Stakeholders, Supply Chain

Supply chain climate change challenges

As interest in the Paris climate talks grows, it’s time business properly understood climate impacts on security of raw material supply

It’s an event described by many as the last great hope for tackling climate change. No wonder people are excited about what might (or might not) be achieved at the upcoming UN climate change talks in Paris.

As a backdrop, the world is already halfway towards the threshold that’s recognised as that which could result in the most dangerous impacts of climate change – a rise of 1C being recorded for the first time.

And the UN has announced that global annual concentrations of carbon are set to pass the 400 parts per million (ppm) mark sometime next year, reaching well above the scientifically decreed ‘safe’ level of 350ppm.

It certainly adds more drama to COP21. It also calls further into question the level of urgency being shown, particularly by the business community.Solid business case 
In most cases corporate carbon reduction projects come with a solid business case, even in the absence of effective carbon tax mechanisms. Cutting pollution pays; it’s that simple. But that’s only part of the story and there’s another very big reason why companies need to consider the warming of the planet: the risk to their supply chain.

Examples of companies taking this seriously are thin on the ground. A recent report, produced by the luxury fashion group Kering – which owns brands such as Stella McCartney and Gucci – and Business for Social Responsibility was timely acknowledgement that climate change is real and that its impact will certainly be felt across the apparel sector (and, in fact, they already are).

Thanks to Kering’s impressive environmental profit and loss account (EP&L) work, it knows that nearly three-quarters of its environmental impact – including carbon emissions – sits at the base of its supply chain. To get a better understanding, it commissioned research to explore how exposed a number of its key raw materials are to climate change risk.

Small producer struggle

The findings were stark. Climate change is already making it harder for fashion brands to source raw materials – and it will only get harder as small-scale producers continue to struggle against increasingly harsh environmental and social conditions brought about by global warming. Higher quality cotton, vicuña, and cashmere face the biggest risks because of the limited geographic scope of their production regions and their dependence on natural systems.

Asda (part of Wal-Mart) carried out a similar supply chain mapping process with PwC in 2014. Using models practiced by the Intergovernmental Panel on Climate Change, it found that a staggering 95% of its fresh produce category is under threat from the impacts of a changing climate. Next the company will assess its multiple-processed food product lines, before working up plans to de-risk its supply chain.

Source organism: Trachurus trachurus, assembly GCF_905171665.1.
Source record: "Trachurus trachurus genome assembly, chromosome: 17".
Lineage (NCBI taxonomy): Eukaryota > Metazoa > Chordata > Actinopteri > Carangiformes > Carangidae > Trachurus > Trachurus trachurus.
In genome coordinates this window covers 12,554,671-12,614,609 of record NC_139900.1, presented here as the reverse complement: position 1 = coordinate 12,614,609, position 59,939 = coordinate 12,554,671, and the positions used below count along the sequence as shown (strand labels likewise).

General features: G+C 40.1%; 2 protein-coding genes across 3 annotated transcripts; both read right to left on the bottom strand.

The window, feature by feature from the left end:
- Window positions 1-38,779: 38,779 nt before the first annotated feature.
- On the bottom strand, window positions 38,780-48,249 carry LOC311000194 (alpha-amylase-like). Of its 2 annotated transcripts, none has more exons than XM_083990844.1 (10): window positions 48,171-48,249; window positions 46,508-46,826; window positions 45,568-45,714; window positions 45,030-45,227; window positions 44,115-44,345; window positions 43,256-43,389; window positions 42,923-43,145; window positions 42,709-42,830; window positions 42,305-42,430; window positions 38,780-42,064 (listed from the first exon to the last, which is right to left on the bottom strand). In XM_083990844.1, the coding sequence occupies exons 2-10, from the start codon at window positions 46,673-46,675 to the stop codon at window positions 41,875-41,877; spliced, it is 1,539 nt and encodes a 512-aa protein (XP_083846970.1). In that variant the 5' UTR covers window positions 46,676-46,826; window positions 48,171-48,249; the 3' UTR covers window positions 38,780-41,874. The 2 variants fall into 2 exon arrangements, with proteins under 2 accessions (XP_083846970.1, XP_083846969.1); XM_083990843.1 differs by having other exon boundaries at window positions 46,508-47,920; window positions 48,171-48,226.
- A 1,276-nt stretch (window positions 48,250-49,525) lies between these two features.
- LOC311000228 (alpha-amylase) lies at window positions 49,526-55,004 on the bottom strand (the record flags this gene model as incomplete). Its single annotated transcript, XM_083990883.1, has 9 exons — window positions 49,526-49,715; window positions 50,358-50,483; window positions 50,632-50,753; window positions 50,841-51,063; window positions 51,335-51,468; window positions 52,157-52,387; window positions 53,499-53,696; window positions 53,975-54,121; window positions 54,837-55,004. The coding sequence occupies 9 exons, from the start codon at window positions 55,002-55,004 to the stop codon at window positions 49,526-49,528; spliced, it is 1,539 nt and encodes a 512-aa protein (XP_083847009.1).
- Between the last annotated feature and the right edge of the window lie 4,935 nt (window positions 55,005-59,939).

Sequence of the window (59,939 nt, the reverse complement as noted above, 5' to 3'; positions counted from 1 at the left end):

Partnership approach

Of course, investing in targeted raw material resilience is easier said than done and will require a mix of strategic partnerships and much closer supplier engagement to ensure a security of supply is sustainably maintained.
But it is essential across many sectors – from food and pharma, to apparel and retail. Any business not taking proper steps to secure supply chains in a changing world needs to wake up before it is too late.

If you’ve any comments, do get in touch


Sustainable seafood sourcing – 25th-26th November, London

A conference on how leading retailers, brands and producers drive transparency, sustainability and collaborate effectively.

Leading brands and large companies, suppliers, government, inter-governmental agencies and NGOs debate progress on ocean and marine life sustainability, and to discuss how to practically improve corporate actions, footprints and supply chain engagement.

More information and full agenda here.

Speakers include:

Delhaize Belgium, Sainsbury’s, METRO AG, Carrefour, Direct Seafood Group, Thai Union Group, Thailand, Marine Harvest, WM Morrison, Albion Fisheries, Canada, DEFRA, Greenpeace, Oceana, WWF, Aviva, Ministry of Industry, Trade and Fisheries, Norway, Ministry for Sustainable Development, Malta, Hilton Worldwide, Sodexo. Many more here.

What’s different about this conference?

1)     We’re highly business focused. Lots of events are about policy and academic studies. We look at solving problems via how companies make sourcing and traceability decisions.

2)     We bring big companies and the challenging campaigners together. We believe this helps produce insight and drive solutions.

3)     We provide genuine debate. We don’t do waffle, PPT or corporate videos. We do this via short sharp debate sessions, Q&As and facilitated dialogue.

4)     We’re completely pragmatic and solutions focused. We don’t allow our events to get bogged down in overly technical arguments.

5)     We’re global. We work in Europe, the US and Asia and our agendas reflect global trends and bring in companies from emerging markets.

6)     We’re highly connected with big business. We have a database of more than 20,000 executives all focused on sustainable business. We bring new parties to traditional areas in a different style.

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